The Cut Direct

I’ve never been one to particularly care about the the opinions of other countries — no permanent friends, just permanent interests and all that — but I am a believer in the principle of never being unintentionally rude.While intentional rudeness has a valuable place in relationships between nations and people, unintentional rudeness is nothing more than poor breeding. It is one thing to walk out of a half day tirade by Fidel Castro or his lickspittle, Hugo Chavez, it is quite another to publicly humiliate an ally of longstanding.

So what happened last week with the visit of British Prime Minister Gordon Brown?

If ever one country has gone out of its way to belittle another, the Obama Administration has done so with the British.

I’m not going to wax poetic on the “special relationship” but I will simply note that time and again, when we’ve asked for help the British have been there. Naturally, the relationship has also worked the other way with both sides occasionally doing things to help the other that do not necessarily play well at home. Tony Blair’s decision to participate in the War in Iraq comes to mind.

The Obama Administration fired its first volley with the return of the famous bust of Winston Churchill to the UK. This bust was loaned to the US at the request of former President George W. Bush and the UK offered to continue the loan to the Obama Administration. Some of us wrote this off to the desire of Obama to be the anti-Bush. The Brits interpreted it a bit differently:

Mr Obama shows little evidence of the Anglophilia that led his predecessors to pepper speeches with quotations from Churchill. Instead, there have been suggestions that he has reason to disdain the former Prime Minister. In 1952 Churchill declared the Kenya emergency in the homeland of Mr Obama’s father, sending in troops to crush the Mau Mau rebellion against colonial rule. Among the Kenyans who were detained without trial and allegedly tortured by the British was Hussein Onyango Obama, the President’s grandfather.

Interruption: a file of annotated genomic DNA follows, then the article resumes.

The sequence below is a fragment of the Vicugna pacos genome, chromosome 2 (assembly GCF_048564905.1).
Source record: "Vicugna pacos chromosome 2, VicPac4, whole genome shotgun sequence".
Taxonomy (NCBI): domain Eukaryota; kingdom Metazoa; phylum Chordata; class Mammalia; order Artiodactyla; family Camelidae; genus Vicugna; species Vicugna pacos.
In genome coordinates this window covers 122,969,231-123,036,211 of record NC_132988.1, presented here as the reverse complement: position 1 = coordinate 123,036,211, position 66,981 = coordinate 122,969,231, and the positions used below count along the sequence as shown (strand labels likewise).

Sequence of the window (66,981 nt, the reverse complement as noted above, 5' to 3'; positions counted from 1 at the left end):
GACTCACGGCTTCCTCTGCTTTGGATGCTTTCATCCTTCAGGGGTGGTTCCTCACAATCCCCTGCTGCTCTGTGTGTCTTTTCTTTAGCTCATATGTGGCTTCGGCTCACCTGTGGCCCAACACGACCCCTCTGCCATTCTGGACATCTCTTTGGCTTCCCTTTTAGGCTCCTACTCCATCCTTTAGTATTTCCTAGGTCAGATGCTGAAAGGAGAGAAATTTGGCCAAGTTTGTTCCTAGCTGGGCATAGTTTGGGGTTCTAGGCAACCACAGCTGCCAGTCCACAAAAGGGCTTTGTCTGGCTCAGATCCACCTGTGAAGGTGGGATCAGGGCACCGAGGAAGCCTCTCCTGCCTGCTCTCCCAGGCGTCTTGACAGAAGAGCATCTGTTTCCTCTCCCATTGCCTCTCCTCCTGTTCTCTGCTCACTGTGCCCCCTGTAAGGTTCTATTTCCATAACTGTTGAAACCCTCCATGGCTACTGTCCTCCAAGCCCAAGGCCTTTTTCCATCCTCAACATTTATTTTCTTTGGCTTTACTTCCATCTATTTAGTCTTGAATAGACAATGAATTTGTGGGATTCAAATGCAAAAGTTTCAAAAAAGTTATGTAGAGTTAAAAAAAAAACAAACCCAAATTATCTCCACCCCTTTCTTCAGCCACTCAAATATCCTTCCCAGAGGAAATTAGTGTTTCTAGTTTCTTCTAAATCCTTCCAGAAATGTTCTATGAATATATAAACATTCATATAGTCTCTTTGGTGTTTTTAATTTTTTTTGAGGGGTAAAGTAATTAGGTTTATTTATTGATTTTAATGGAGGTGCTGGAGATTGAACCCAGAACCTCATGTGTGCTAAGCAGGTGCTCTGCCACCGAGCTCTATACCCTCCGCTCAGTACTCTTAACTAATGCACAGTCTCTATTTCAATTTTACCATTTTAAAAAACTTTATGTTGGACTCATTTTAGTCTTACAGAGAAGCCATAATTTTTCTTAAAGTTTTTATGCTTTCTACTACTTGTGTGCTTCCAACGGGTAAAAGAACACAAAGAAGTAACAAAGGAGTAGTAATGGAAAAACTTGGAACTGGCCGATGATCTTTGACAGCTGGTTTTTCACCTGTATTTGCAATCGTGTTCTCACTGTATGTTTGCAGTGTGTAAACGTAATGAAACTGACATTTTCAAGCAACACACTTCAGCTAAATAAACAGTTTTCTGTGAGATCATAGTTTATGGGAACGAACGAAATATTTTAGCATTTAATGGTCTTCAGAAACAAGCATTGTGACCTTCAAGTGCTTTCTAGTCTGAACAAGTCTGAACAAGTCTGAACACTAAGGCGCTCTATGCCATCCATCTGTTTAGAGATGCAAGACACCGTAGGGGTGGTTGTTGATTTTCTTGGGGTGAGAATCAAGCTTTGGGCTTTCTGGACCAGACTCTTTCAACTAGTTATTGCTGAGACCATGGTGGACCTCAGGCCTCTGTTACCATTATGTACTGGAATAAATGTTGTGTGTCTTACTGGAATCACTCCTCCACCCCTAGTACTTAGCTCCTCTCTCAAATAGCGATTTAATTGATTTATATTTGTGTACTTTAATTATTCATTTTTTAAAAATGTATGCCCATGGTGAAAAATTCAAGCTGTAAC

Last week the visit of Gordon Brown was marked by such a number of slights that one has to marvel at the social ineptness of the White House were the slights not deliberate.

For the first time since at least World War II a British prime minister did not participate in a joint press conference with the president of the United states or be feted at a state dinner. Obama was too tired.

Where Brown, seemingly mindful of the concerns about Obama’s Kenya heritage, presented Obama with a pen set carved from the timbers of a British warship which had helped suppress the slave trade off the coast of East Africa. In return, he got a set 25 DVDs which may or may not be compatible with European DVD standards. We don’t know if The Patriot or Braveheart was in there or not but it would be a surprise if it were not. The snub continued down to the level of the children with the Brown siblings getting models of Marine One, maybe from the White House gift shop. Oddly enough, little of this monument to bad taste was reported in the US press.

I don’t know whether or not the fact that Obama’s grandfather was inconvenienced by evil Europeans under the leadership of arch-imperialist Winston Churchill was the root cause of this nonsense because when dealing the Adminstration simple stupidity explains a lot of their actions. But one is more and more convinced that the Obama Administration has a deep and personal dislike for Great Britain. According to the Telegraph:

The real views of many in Obama administration were laid bare by a State Department official involved in planning the Brown visit, who reacted with fury when questioned by The Sunday Telegraph about why the event was so low-key.

The official dismissed any notion of the special relationship, saying: “There’s nothing special about Britain. You’re just the same as the other 190 countries in the world. You shouldn’t expect special treatment.” The apparent lack of attention to detail by the Obama administration is indicative of what many believe to be Mr Obama’s determination to do too much too quickly.

If this type of stupidity, putting our longest and most enduring alliance on the same plane with our relationship with Burkina Faso, is the new foreign policy of the United States we are headed into territory that will make the economic crisis look like a real yawn.